Tips For Medicare’s Tricky Open Enrollment Season

In the midst of the government shutdown and the launch of the Affordable Care Act (aka Obamacare) health exchanges, Medicare’s open enrollment season begins Tuesday October 15. That’s when the nation’s 50 million Medicare beneficiaries who are 65 or older can choose, switch, add or drop their 2014 health and prescription plan coverage. The open enrollment period is scheduled to end December 7.

Making the right choices might save you, or your parents, hundreds or thousands of dollars.

Why Open Enrollment Is Even More Confusing Now 

Trouble is, open enrollment is always a baffling process. Compounded this year by the shutdown and Obamacare, “it’s definitely more confusing than normal,” says Diane Omdahl, founder and president of 65 Incorporated, a firm that provides Medicare advice and information.

A recent survey by Medicare prescription drug plan provider Express Scripts found that 86% of Americans who are in Medicare plans or will be Medicare-eligible in the next 12 months were confused about how healthcare reform will affect their Medicare prescription drug coverage.

(MORE: 4 Mistakes to Avoid When Enrolling in Medicare)

Problems With a Key Website 

The shutdown is causing particular havoc for open enrollment because the Medicare Plan Finder, the government’s online guide to help beneficiaries select the right plans for them, “may not be up to date,” according to the site.

Under normal circumstances, Omdahl would be encouraging Medicare beneficiaries to start reviewing their options right now. “However, until the shutdown is over and the government is back up to speed, it might be best to postpone making any decisions,” she says.  (If the government shutdown lasts for a while, there’s a chance open enrollment will be extended past Dec. 7.)

Still, it’s not too early to learn the basic do’s and — more importantly — don’ts to reduce this year’s confusion. I hope the following information and advice will help.

Medicare Enrollment Scams

First off, let me address the Medicare enrollment scams.

Some people over 65 have received fraudulent phone calls saying that, due to Obamacare, they’ll lose Medicare coverage or won’t be able to get “the required Affordable Act insurance card” unless they provided the caller with their Social Security number and other private information.

Others have gotten calls saying a new Medicare card has been mailed but they must reveal their checking account number so Medicare can deposit funds into that account, says Ross Blair, senior vice president of eHealth, whose and PlanPrescriber.comsites offer Medicare comparison tools and information.

Here’s the truth: The government won’t call you about your health insurance or to verify your Social Security number or bank information. If you’re a Medicare beneficiary, you can’t sign up for insurance through an Obamacare exchange; the Affordable Health Care marketplaces are for people under 65 without health insurance. So if you get one of these calls, hang up.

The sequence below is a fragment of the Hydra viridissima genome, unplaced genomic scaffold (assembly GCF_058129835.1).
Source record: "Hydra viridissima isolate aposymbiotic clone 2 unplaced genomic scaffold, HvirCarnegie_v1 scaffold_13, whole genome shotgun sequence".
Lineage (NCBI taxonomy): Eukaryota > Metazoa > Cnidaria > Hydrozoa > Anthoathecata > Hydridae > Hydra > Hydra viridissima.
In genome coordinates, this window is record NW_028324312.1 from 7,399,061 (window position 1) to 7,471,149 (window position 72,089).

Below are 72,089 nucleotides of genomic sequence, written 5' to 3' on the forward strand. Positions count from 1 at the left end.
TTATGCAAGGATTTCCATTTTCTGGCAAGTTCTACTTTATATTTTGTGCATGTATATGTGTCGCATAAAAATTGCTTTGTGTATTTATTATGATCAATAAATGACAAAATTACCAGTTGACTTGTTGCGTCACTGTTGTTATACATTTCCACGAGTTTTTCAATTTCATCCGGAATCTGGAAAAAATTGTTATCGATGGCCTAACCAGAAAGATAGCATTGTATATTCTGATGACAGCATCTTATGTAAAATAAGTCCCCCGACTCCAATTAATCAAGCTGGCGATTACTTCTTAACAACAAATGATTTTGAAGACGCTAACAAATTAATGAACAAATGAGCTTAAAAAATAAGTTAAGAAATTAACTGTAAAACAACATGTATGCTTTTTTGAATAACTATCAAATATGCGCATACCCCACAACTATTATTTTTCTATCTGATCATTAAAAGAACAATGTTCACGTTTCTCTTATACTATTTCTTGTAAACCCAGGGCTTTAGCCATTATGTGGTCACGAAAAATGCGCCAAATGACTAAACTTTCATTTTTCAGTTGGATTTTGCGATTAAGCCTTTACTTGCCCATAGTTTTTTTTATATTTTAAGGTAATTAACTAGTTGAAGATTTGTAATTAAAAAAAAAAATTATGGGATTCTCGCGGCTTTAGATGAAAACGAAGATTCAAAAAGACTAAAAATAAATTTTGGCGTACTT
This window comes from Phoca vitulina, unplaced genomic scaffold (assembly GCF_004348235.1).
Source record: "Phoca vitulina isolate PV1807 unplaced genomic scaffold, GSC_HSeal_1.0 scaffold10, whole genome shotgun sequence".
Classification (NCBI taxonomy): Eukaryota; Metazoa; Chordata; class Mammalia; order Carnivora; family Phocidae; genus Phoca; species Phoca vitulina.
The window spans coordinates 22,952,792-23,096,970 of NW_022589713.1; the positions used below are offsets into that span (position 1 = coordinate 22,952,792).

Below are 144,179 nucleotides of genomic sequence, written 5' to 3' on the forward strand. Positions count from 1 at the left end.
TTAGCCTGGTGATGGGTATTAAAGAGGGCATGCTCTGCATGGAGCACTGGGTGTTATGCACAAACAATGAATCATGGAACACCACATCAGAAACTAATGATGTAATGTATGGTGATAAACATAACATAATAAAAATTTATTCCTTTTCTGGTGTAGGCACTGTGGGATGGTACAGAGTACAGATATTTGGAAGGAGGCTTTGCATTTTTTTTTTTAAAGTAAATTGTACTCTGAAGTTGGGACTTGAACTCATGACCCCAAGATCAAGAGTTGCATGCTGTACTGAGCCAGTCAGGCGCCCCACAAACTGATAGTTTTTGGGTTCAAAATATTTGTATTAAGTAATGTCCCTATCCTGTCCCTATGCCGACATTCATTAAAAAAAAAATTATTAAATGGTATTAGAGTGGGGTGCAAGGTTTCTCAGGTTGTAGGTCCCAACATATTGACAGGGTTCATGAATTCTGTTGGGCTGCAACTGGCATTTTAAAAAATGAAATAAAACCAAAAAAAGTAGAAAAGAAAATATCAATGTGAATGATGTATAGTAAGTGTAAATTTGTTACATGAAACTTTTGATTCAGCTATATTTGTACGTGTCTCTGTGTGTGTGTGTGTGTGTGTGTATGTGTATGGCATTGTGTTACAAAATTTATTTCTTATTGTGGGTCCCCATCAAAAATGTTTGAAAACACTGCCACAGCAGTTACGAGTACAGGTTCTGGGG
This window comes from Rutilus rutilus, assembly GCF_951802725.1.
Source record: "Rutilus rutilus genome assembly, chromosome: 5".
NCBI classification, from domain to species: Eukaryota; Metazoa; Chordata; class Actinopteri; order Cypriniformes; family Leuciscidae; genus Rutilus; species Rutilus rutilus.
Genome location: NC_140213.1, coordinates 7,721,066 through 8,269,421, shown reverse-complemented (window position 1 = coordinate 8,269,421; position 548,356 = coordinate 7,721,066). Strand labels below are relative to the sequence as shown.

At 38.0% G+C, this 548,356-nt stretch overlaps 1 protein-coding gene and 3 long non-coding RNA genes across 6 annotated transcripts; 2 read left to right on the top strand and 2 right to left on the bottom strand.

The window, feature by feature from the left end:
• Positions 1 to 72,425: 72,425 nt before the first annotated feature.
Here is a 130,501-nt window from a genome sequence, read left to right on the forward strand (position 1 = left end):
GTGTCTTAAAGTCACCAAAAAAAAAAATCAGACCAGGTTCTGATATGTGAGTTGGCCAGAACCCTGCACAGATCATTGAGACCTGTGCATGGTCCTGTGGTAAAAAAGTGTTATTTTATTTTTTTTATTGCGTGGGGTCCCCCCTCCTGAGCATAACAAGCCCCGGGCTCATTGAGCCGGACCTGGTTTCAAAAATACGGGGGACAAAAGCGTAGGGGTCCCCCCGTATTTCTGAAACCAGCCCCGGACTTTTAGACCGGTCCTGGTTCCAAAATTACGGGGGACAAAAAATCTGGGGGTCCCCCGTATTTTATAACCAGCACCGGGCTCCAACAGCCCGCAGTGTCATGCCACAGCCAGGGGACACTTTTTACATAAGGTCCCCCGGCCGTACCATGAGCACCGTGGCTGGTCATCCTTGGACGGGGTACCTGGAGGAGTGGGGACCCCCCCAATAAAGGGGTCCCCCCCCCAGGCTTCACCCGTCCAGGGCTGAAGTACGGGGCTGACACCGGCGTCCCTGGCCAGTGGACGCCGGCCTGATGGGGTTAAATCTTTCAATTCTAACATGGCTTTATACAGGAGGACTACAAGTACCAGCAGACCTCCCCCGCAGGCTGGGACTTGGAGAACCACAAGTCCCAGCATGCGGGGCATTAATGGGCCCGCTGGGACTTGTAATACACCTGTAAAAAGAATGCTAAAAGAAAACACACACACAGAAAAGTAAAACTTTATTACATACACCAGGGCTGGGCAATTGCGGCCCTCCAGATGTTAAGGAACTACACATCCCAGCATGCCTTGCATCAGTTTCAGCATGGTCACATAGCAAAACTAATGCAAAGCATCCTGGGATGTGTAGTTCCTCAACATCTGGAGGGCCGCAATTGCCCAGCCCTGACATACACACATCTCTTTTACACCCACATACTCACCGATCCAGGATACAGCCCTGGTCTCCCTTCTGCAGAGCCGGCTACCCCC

Changes for Medicare Plans in 2014

Now to what’s new for Medicare plans:

For 2014, many Medicare Advantage plans — the federally subsidized private insurer alternative to traditional fee-for-service Medicare — have quietly boosted monthly premiums, trimmed benefits, boosted co-pays and deductibles and cut back on supplemental services. (Some plans are eliminating coverage for out-of-network specialists.)

Medicare beneficiaries can buy Advantage plans instead of purchasing Medicare supplement insurance (known as Medigap) and Medicare Part D prescription drug plans.

Premiums for Advantage plans are due to rise an average of 5% in 2014 to $32.60 a month, according to the Centers for Medicare and Medicaid Services.

Meantime, some Medicare Part D prescription drug plans have jacked up premiums and the price you’ll pay for certain branded drugs. Although premiums are expected to increase 5.1% on average in 2013, according to Avalere Health, a consulting firm, half of the 10 most popular Part D plans will have double-digit increases.

Two pieces of good news regarding prescription drug costs: First, the infamous “doughnut hole” (the gap in coverage before a plan’s catastrophic coverage kicks in) will shrink by $80 next year. You’ll be in the hole for prescription drug costs between $2,850 and $4,450 in 2014; in 2013, the doughnut hole was $2,970 to $4,750. Second, the maximum Part D annual deductible will drop to $310 next year, from the current $325.

“If you have a lot of medication and out-of-pocket medical expenses, open enrollment is a critical period for you,” says Paula Muschler, operations manager for Allsup Medicare Advisor, which provides Medicare advice to consumers for a fee (typically $200 to $500).

Don’t automatically stick with the Medicare plan you have just to save the time and potential aggravation of shopping around. You could be costing yourself a bundle.

Read more: Tips For Medicare’s Tricky Open Enrollment Season

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Author: Travis Esquivel

Travis Esquivel is an engineer, passionate soccer player and full-time dad. He enjoys writing about innovation and technology from time to time.

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